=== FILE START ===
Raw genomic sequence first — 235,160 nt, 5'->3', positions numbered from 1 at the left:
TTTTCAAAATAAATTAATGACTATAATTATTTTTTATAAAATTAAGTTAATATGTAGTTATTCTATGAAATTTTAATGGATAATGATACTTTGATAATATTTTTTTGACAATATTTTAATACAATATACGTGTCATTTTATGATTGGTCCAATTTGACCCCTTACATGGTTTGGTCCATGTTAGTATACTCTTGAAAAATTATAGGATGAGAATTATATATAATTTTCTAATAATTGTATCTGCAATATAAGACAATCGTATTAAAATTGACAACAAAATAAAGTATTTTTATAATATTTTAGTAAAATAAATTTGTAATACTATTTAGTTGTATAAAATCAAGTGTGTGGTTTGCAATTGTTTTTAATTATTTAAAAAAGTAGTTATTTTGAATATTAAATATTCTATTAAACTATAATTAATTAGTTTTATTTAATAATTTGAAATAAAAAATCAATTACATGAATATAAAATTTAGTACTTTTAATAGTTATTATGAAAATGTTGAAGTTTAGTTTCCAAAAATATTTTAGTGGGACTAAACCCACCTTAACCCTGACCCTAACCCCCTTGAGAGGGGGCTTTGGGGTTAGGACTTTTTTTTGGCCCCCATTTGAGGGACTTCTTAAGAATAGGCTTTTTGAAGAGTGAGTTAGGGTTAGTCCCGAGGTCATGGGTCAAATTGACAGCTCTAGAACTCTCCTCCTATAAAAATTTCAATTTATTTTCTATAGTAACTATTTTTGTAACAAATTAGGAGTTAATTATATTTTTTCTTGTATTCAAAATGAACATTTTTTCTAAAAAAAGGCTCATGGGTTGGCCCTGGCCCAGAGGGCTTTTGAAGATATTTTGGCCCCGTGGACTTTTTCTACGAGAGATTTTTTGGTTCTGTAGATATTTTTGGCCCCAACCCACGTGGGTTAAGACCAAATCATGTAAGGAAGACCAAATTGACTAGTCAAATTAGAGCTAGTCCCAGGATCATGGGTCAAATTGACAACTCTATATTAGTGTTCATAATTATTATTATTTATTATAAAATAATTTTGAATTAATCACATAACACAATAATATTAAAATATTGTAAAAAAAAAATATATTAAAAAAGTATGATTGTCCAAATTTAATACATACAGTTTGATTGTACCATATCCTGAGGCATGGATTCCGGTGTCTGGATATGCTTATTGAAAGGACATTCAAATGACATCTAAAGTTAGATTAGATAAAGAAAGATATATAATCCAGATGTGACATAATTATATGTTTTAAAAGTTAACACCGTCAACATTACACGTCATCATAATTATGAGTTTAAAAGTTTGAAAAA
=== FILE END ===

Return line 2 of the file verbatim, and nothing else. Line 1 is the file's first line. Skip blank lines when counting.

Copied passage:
TTTTCAAAATAAATTAATGACTATAATTATTTTTTATAAAATTAAGTTAATATGTAGTTATTCTATGAAATTTTAATGGATAATGATACTTTGATAATATTTTTTTGACAATATTTTAATACAATATACGTGTCATTTTATGATTGGTCCAATTTGACCCCTTACATGGTTTGGTCCATGTTAGTATACTCTTGAAAAATTATAGGATGAGAATTATATATAATTTTCTAATAATTGTATCTGCAATATAAGACAATCGTATTAAAATTGACAACAAAATAAAGTATTTTTATAATATTTTAGTAAAATAAATTTGTAATACTATTTAGTTGTATAAAATCAAGTGTGTGGTTTGCAATTGTTTTTAATTATTTAAAAAAGTAGTTATTTTGAATATTAAATATTCTATTAAACTATAATTAATTAGTTTTATTTAATAATTTGAAATAAAAAATCAATTACATGAATATAAAATTTAGTACTTTTAATAGTTATTATGAAAATGTTGAAGTTTAGTTTCCAAAAATATTTTAGTGGGACTAAACCCACCTTAACCCTGACCCTAACCCCCTTGAGAGGGGGCTTTGGGGTTAGGACTTTTTTTTGGCCCCCATTTGAGGGACTTCTTAAGAATAGGCTTTTTGAAGAGTGAGTTAGGGTTAGTCCCGAGGTCATGGGTCAAATTGACAGCTCTAGAACTCTCCTCCTATAAAAATTTCAATTTATTTTCTATAGTAACTATTTTTGTAACAAATTAGGAGTTAATTATATTTTTTCTTGTATTCAAAATGAACATTTTTTCTAAAAAAAGGCTCATGGGTTGGCCCTGGCCCAGAGGGCTTTTGAAGATATTTTGGCCCCGTGGACTTTTTCTACGAGAGATTTTTTGGTTCTGTAGATATTTTTGGCCCCAACCCACGTGGGTTAAGACCAAATCATGTAAGGAAGACCAAATTGACTAGTCAAATTAGAGCTAGTCCCAGGATCATGGGTCAAATTGACAACTCTATATTAGTGTTCATAATTATTATTATTTATTATAAAATAATTTTGAATTAATCACATAACACAATAATATTAAAATATTGTAAAAAAAAAATATATTAAAAAAGTATGATTGTCCAAATTTAATACATACAGTTTGATTGTACCATATCCTGAGGCATGGATTCCGGTGTCTGGATATGCTTATTGAAAGGACATTCAAATGACATCTAAAGTTAGATTAGATAAAGAAAGATATATAATCCAGATGTGACATAATTATATGTTTTAAAAGTTAACACCGTCAACATTACACGTCATCATAATTATGAGTTTAAAAGTTTGAAAAA